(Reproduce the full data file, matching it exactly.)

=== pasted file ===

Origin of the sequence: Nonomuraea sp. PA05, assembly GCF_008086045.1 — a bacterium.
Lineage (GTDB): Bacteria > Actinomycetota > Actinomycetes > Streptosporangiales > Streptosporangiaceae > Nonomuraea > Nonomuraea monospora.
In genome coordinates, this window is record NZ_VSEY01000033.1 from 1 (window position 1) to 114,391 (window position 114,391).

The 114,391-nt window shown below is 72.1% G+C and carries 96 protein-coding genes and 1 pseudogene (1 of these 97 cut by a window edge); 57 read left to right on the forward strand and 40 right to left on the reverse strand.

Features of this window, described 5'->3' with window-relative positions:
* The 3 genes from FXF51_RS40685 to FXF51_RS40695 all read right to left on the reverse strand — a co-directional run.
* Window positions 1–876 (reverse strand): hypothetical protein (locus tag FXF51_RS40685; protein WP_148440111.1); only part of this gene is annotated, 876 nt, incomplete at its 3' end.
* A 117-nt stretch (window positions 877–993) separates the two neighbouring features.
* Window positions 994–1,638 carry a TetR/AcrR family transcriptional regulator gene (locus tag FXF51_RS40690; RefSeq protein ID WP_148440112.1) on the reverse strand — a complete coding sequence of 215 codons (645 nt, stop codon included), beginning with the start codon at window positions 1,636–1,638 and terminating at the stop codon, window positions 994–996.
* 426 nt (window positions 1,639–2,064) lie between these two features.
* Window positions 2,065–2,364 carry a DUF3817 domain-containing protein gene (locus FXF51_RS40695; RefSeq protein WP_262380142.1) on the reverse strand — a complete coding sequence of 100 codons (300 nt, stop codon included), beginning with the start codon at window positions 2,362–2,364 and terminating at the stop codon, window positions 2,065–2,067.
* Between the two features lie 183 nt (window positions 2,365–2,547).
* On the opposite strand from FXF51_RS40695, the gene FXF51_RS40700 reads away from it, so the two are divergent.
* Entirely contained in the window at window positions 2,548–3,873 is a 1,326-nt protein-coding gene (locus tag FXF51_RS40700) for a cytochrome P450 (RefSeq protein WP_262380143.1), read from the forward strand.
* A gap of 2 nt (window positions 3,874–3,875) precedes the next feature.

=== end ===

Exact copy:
Origin of the sequence: Nonomuraea sp. PA05, assembly GCF_008086045.1 — a bacterium.
Lineage (GTDB): Bacteria > Actinomycetota > Actinomycetes > Streptosporangiales > Streptosporangiaceae > Nonomuraea > Nonomuraea monospora.
In genome coordinates, this window is record NZ_VSEY01000033.1 from 1 (window position 1) to 114,391 (window position 114,391).

The 114,391-nt window shown below is 72.1% G+C and carries 96 protein-coding genes and 1 pseudogene (1 of these 97 cut by a window edge); 57 read left to right on the forward strand and 40 right to left on the reverse strand.

Features of this window, described 5'->3' with window-relative positions:
* The 3 genes from FXF51_RS40685 to FXF51_RS40695 all read right to left on the reverse strand — a co-directional run.
* Window positions 1–876 (reverse strand): hypothetical protein (locus tag FXF51_RS40685; protein WP_148440111.1); only part of this gene is annotated, 876 nt, incomplete at its 3' end.
* A 117-nt stretch (window positions 877–993) separates the two neighbouring features.
* Window positions 994–1,638 carry a TetR/AcrR family transcriptional regulator gene (locus tag FXF51_RS40690; RefSeq protein ID WP_148440112.1) on the reverse strand — a complete coding sequence of 215 codons (645 nt, stop codon included), beginning with the start codon at window positions 1,636–1,638 and terminating at the stop codon, window positions 994–996.
* 426 nt (window positions 1,639–2,064) lie between these two features.
* Window positions 2,065–2,364 carry a DUF3817 domain-containing protein gene (locus FXF51_RS40695; RefSeq protein WP_262380142.1) on the reverse strand — a complete coding sequence of 100 codons (300 nt, stop codon included), beginning with the start codon at window positions 2,362–2,364 and terminating at the stop codon, window positions 2,065–2,067.
* Between the two features lie 183 nt (window positions 2,365–2,547).
* On the opposite strand from FXF51_RS40695, the gene FXF51_RS40700 reads away from it, so the two are divergent.
* Entirely contained in the window at window positions 2,548–3,873 is a 1,326-nt protein-coding gene (locus tag FXF51_RS40700) for a cytochrome P450 (RefSeq protein WP_262380143.1), read from the forward strand.
* A gap of 2 nt (window positions 3,874–3,875) precedes the next feature.